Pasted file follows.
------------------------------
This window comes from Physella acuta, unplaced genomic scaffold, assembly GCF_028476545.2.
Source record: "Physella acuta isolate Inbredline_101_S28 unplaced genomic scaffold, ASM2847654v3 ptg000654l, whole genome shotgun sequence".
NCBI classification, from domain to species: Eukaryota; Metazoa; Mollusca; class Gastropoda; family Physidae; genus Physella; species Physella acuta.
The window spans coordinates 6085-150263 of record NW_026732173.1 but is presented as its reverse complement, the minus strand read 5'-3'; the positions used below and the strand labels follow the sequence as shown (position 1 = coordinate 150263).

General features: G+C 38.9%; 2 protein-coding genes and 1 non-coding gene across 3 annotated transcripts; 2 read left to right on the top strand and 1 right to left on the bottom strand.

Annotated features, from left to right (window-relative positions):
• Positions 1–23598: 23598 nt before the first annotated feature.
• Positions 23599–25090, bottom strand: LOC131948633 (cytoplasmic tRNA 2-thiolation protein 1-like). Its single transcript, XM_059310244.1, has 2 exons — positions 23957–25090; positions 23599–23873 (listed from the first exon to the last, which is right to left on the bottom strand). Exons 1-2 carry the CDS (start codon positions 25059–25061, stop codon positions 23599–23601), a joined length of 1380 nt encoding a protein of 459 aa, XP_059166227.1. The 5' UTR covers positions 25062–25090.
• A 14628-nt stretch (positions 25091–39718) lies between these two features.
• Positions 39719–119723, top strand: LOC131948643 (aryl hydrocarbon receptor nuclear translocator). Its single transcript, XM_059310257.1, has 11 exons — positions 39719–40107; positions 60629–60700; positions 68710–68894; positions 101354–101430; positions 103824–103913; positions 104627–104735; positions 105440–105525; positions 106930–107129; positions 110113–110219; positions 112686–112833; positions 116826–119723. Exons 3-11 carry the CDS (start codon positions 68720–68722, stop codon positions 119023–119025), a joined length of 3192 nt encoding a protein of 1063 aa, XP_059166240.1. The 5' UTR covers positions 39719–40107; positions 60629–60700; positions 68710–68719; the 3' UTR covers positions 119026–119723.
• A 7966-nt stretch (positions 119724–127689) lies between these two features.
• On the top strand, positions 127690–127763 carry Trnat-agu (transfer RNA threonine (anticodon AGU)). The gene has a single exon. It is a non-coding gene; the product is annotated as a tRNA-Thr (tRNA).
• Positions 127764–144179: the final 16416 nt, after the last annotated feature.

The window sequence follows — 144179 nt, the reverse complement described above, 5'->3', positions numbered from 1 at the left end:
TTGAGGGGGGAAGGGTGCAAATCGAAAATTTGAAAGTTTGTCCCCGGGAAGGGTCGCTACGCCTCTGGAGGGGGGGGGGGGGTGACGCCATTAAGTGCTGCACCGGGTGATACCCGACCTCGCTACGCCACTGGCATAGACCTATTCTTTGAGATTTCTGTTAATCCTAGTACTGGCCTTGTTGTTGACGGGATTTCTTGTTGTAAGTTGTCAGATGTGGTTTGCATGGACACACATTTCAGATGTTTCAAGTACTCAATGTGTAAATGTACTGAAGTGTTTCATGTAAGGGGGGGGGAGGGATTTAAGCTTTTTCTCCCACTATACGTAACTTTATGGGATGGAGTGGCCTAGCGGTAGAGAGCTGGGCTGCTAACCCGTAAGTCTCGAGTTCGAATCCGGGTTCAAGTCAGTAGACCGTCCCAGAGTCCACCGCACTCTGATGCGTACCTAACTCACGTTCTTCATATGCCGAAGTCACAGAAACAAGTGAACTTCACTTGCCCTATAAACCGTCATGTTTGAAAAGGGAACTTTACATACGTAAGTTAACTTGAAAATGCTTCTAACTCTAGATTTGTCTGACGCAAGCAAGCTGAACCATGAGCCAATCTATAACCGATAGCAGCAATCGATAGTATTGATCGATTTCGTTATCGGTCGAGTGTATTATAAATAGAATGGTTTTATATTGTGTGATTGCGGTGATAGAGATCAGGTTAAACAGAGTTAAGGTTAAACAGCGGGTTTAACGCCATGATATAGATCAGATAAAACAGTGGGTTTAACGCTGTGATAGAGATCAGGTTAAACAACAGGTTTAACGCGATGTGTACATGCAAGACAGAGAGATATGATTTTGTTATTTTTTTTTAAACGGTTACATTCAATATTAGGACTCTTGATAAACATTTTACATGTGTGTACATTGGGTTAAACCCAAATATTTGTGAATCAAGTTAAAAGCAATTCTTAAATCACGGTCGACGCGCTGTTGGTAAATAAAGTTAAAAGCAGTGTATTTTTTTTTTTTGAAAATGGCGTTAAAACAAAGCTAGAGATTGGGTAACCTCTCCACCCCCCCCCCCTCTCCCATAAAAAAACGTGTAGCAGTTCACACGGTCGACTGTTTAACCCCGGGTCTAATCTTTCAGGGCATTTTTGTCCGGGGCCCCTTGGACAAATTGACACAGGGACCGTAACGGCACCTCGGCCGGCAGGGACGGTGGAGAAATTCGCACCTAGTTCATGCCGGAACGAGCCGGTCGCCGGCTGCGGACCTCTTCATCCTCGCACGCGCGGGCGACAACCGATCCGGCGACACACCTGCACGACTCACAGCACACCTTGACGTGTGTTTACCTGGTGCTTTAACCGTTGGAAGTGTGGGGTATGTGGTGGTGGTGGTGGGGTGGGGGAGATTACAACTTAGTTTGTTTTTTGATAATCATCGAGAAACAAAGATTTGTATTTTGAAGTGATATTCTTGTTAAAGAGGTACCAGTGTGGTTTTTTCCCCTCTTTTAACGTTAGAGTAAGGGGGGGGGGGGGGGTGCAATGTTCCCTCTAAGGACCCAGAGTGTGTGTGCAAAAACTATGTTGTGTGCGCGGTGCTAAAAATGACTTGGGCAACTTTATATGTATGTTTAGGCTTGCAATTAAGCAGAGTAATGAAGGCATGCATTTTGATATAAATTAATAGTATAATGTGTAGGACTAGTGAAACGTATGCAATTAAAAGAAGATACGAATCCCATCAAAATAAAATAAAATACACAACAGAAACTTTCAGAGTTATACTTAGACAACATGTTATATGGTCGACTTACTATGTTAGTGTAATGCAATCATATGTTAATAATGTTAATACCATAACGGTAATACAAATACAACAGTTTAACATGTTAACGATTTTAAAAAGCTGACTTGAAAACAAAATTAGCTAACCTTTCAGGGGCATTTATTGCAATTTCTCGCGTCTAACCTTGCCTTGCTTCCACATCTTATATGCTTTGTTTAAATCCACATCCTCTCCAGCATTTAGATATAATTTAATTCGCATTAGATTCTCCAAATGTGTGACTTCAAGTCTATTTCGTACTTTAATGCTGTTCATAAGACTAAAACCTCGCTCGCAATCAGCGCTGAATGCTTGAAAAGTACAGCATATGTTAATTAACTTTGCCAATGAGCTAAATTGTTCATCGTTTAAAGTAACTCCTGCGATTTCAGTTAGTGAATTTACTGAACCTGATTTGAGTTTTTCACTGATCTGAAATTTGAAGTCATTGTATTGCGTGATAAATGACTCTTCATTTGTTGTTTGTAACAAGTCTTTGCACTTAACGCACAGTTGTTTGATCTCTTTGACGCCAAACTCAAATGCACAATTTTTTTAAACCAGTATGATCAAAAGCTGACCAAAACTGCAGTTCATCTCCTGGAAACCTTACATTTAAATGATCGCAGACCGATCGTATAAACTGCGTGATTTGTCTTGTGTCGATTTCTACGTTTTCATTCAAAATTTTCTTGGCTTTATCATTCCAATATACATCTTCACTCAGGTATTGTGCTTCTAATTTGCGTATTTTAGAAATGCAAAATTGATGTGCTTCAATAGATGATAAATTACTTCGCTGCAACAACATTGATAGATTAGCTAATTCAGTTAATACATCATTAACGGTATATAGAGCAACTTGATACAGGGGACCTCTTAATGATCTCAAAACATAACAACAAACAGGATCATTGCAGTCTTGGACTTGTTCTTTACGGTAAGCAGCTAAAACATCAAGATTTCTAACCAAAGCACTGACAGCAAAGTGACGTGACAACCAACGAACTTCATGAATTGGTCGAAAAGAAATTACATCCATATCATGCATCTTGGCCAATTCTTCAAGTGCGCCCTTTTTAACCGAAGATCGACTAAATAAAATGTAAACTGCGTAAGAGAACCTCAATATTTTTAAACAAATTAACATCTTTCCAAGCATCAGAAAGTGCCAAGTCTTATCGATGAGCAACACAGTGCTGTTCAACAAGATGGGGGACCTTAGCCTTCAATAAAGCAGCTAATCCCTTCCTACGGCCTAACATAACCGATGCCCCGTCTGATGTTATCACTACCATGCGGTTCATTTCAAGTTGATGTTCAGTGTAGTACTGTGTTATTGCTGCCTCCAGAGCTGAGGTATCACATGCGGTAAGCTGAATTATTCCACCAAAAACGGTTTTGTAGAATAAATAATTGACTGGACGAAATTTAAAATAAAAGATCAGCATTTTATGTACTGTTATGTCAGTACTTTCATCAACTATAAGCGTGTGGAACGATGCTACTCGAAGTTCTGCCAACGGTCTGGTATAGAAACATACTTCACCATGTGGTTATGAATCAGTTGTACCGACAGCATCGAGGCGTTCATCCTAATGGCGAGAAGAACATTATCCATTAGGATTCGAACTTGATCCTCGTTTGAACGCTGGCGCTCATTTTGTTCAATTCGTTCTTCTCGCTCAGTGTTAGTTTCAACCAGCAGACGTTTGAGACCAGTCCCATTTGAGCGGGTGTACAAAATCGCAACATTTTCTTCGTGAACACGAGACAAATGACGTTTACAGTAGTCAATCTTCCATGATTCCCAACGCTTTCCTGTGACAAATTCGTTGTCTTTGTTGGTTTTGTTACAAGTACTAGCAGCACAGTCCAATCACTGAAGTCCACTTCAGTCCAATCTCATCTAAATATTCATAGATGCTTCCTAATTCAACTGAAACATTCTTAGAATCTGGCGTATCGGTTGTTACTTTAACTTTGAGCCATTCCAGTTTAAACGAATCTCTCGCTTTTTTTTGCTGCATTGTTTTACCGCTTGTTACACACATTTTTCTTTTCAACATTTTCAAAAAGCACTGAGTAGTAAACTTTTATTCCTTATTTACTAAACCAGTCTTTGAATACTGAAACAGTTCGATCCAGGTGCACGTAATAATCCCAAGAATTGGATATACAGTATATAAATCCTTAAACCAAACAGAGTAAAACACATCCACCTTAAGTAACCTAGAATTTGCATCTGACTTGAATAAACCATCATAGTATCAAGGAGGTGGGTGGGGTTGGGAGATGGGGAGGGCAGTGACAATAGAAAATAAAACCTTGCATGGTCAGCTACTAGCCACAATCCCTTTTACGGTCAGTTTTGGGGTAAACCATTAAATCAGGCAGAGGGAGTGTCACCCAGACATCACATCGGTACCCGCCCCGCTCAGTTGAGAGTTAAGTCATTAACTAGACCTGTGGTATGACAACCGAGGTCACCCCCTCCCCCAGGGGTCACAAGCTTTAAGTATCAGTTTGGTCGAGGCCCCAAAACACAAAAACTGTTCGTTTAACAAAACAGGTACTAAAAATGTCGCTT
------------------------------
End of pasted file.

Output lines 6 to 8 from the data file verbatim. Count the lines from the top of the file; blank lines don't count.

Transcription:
Annotated features, from left to right (window-relative positions):
• Positions 1–23598: 23598 nt before the first annotated feature.
• Positions 23599–25090, bottom strand: LOC131948633 (cytoplasmic tRNA 2-thiolation protein 1-like). Its single transcript, XM_059310244.1, has 2 exons — positions 23957–25090; positions 23599–23873 (listed from the first exon to the last, which is right to left on the bottom strand). Exons 1-2 carry the CDS (start codon positions 25059–25061, stop codon positions 23599–23601), a joined length of 1380 nt encoding a protein of 459 aa, XP_059166227.1. The 5' UTR covers positions 25062–25090.